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Application Composition with the DFC-AR Part 3 Print
Written by Eric Cheung   

In this last part of the three part posting, we will add an application that is invoked to serve both the caller and the callee. We will also examine an interesting feature interaction and see how application precedence can help achieve the desired behavior.

Thus far all the applications we have encountered operate in the terminating region. RR, CCF and NAT are meaningful only when their subscriber is receiving a call. However, other applications may operate when their subscriber is the caller, and others may operate regardless of whether their subscriber is caller or caller. Let's consider the following example:

TalkTime: Limit the amount of time a subscriber can talk in a day. If there is no time credit remaining, reject the call at set up time. Otherwise, allow the call through but start deducting credit once the call is connected. If the credit is used up, tear down the call.

This may be a useful feature that parents subscribe for their teenage children so the youngsters won't spend all their time chatting to their friends. Clearly this application must be invoked when the subscriber is either placing or receiving a call. Otherwise, a clever teenager may subvert the limit by simply asking the other party to call back or vice versa.

The source code for TalkTime is included in the E4SS SDK. The following commands build and deploy a test implementation of the application:

> cd $EDK_HOME/features/talkTime/test
> ant fatsar
> asadmin deploy talkTimeTest.war 

Going back to the example of Alice and Bob, we will add TT for both of them. Put this approuter.xml to the SailFin <install_home>/domains/domain1/config/ directory, and redeploy the DFC-AR. Notice that the mapping section now has two new elements. Also notice the precedence of the applications in the terminating region:


The precedence specifies two orderings: RR-CCF-NAT, and RR-TT. Therefore, when all four applications are selected each of the following chain is valid -- RR-TT-CCF-NAT, RR-CCF-TT-NAT, and RR-CCF-NAT-TT. As we shall see below, only the precedence between RR and TT is important. The precedence between TT and CCF and NAT is not.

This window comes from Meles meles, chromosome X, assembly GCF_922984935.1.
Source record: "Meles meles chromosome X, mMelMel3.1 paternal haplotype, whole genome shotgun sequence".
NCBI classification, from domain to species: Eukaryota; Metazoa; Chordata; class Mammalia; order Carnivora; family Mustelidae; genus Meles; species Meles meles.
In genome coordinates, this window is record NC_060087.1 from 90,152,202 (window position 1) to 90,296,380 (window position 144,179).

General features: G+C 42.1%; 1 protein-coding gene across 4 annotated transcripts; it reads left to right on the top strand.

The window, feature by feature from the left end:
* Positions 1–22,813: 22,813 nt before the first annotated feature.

Now when Alice calls Bob, the container invokes the DFC-AR. As before, the DFC-AR determines that Alice is the caller. But unlike before, Alice now subscribes to TT. Therefore AR returns TT to the container.

Assuming that Alice's time is not used up, TT acts as a B2BUA and relays the INVITE request with the CONTINUE directive. The DFC-AR finds out that Alice has no more applications, moves into terminating region, finds out that the caller is Bob, and invokes Bob's applications in turn. In my run the chain looks like:

Next, let's set the time limits for Alice and Bob.  First, we will set Alice remaining credit to 0 while Bob still has one hour:

> curl ""
> curl ""

When the first instance of TT is selected, it is invoked in the Originating region to serve Alice. It can find out who the subscriber is by making the following API call in the doInvite() method:

URI subscriberURI = request.getSession().getSubscriberURI(); 

Therefore Alice's TT can find out that Alice's credit is 0, and rejects the call immediately. (The PFD version of JSR289 also adds request.getSubscriberURI(), but it is not implemented in SailFin yet.) TT may also find out that it is in the originating region by using getRegion() API call.

Let's see what happens if we set Alice's credit to one hour, but Bob's credit to 0. Let's also set an alternative address for Bob:

> curl ""
> curl ""
> curl 

This time, Alice's TT lets the call through. But Bob's TT rejects the call with 480 response. This triggers Bob's RR, which reroutes the call to Voicemail.

Note that the precedence between RR and TT is important. Because RR is invoked first and then TT, RR is in a position to reroute the call when TT rejects it. On the other hand, if the desired behavior is that when Bob has run out of credit, he cannot even receive voicemail or get his calls routed elsewhere, then we can reverse the precedence. This way, RR is not even in the application chain and thus cannot reroute the call.

In this blog post, several aspects of the JSR-289 API and the DFC-AR are illustrated:

  • Originating applications are inserted first, followed by terminating application.
  • Multiple instances of the same application may be invoked in the application chain. Each instance may find out whom it is serving by the getSubscriberURI() API call. If needed, it can also find out which region it is operating in. For example, when the time credit runs out, TT may want to connect the subscriber and the other party to a media server to play a voice prompt before dropping the call. As it is desirable that the subscriber hears a different prompt than the other party, TT needs to know whether the caller or callee is the subscriber.
  • Precedence affects how applications interact. By changing precedence relationships, different feature interaction may be achieved.

This concludes the three-party series on posting on application composition with the DFC-AR. For more information, see:
Getting Started with Application Routing
Getting Started with ECharts for SIP Servlets

And please post any comments or questions below!

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Last Updated ( Monday, 04 August 2008 )
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